Internet griefers posted JavaScript code and flashing computer animations on the forum's site to trigger migraine headaches and seizures in photosensitive and pattern-sensitive epileptics!

Reportedly the United Kingdom-based National Society for Epilepsy was also subjected to an identical attack, although this has not been confirmed.

Anonymous denied responsibility and blamed the Church of Scientology, saying the Scientologists did it "to ruin public opinion of Anonymous." Scientologist Tommy Davis accused Anonymous of hacking into the website.

The FBI could not find any evidence to link Anonymous to the incident and had "no reason to believe that these charges will be leveled against this group."

Members of the forum said they found a thread at (a supposed stronghold of Anonymous) in which the attack was being planned, but that thread has since been deleted.


Some awesome lists!

Stephen Hawking can only "speak" at about one word per minute!

One of the greatest minds of our time has been confined to a chair and a computer for most of his life.

Stephen Hawking can envision forces in the universe that most can't even fathom—unfortunately with the current technology, he can only convey about a word a minute.

Intel has worked on the tech that drives Hawking's speech program for over a decade.

It works by Hawking twitching his cheek in time to a continually scrolling cursor as he selects one letter at a time.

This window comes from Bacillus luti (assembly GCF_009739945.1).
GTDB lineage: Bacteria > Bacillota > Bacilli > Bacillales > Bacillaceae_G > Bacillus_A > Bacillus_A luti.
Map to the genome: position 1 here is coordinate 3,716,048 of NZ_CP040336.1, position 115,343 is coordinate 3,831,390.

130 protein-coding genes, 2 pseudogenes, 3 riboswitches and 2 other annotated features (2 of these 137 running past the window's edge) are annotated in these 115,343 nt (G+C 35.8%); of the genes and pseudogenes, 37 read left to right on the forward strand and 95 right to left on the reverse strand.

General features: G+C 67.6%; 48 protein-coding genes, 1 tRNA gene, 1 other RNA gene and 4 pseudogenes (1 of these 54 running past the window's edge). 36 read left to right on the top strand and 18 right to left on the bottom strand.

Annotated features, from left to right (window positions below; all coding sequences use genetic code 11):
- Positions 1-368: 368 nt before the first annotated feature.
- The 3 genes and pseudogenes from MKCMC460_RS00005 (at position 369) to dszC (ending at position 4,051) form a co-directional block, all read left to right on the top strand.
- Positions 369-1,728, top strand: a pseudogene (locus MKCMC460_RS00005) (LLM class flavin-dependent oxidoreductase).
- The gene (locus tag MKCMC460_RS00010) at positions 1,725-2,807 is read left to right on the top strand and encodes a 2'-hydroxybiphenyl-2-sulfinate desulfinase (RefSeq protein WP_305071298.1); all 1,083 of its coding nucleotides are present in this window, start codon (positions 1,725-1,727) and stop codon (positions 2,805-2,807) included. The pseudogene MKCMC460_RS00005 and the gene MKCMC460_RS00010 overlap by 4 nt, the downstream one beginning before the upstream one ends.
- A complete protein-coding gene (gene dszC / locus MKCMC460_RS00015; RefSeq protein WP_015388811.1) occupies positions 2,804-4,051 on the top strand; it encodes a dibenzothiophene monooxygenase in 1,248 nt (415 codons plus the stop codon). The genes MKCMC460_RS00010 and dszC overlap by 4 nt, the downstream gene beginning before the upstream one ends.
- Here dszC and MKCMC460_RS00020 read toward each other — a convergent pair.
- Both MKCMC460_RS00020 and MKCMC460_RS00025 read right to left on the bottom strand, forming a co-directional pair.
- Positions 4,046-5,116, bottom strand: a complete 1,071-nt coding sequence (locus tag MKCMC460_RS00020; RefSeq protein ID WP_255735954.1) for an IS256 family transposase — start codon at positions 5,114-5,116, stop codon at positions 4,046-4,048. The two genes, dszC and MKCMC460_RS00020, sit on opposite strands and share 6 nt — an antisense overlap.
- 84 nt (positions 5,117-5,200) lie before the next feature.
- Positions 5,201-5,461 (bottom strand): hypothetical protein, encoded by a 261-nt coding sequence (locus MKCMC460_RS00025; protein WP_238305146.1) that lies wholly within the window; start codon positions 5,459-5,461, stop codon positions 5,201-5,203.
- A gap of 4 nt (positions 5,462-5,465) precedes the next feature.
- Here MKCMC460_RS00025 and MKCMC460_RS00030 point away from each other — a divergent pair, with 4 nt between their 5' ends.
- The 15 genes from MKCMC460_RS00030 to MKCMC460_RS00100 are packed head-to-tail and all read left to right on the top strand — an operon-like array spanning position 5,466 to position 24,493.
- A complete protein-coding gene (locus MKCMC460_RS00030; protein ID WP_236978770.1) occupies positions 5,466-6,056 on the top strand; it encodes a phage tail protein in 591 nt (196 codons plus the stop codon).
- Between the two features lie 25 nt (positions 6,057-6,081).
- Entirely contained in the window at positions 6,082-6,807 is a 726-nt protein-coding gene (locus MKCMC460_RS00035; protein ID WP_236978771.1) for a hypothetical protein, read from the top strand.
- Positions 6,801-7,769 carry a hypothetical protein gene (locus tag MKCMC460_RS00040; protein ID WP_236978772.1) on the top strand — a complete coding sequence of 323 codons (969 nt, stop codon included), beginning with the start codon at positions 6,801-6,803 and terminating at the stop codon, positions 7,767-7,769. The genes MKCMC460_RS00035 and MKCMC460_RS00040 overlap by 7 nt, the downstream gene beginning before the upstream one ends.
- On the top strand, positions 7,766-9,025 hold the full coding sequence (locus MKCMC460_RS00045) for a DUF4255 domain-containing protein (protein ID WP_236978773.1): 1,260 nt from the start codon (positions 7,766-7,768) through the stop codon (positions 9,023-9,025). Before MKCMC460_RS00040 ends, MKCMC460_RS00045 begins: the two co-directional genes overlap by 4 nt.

He used to be quicker, but his deteriorating condition has left him with a slow pace of choosing words.

Intel's CTO thinks they can do better and are determined to help the ailing genius.

The plan is to use Hawking's other facial expressions and use those to be able to construct sentences at a more rapid pace.

A decent word predictor could also bring Hawking's speech up to five to ten words per minute.


MIT students developed a wristband that can regulate the body's temperature, thereby possibly eliminating the need for central heating and cooling in the future!

Sam Shames is a MIT senior who faced a rather common problem.

His body temperature usually runs hot and his mom's usually runs cold and, between the two of them, it was not easy to decide where to set the thermostat in a room when they were both occupying the same space.

He figured there must be a way where everybody can just live in peace and be comfortable at the same time, so he did some research.

He came across scientific papers that explained that heating or cooling certain parts of the body have an effect on how cold or warm we think we are.

Suddenly he asked the right question: Why, instead of heating or cooling a space with central air conditioning, don’t we just heat or cool our own bodies?

That is how he and a team of other students started working on ‘Wristify," a thermoelectric bracelet that uses alternating pulses of hot or cold to regulate the temperature of the person wearing it.

The ‘Wristify’ prototype won first place at the MADMEC, an annual competition put on by the school’s Materials Science and Engineering program.

In the U.S. alone air conditioning accounts for 16.5 percent of energy use. If ‘Wristify’ becomes available for public use, it will certainly contribute to lessening the energy problem the world is currently facing, because you will not need air conditioning if you can control your body’s temperature!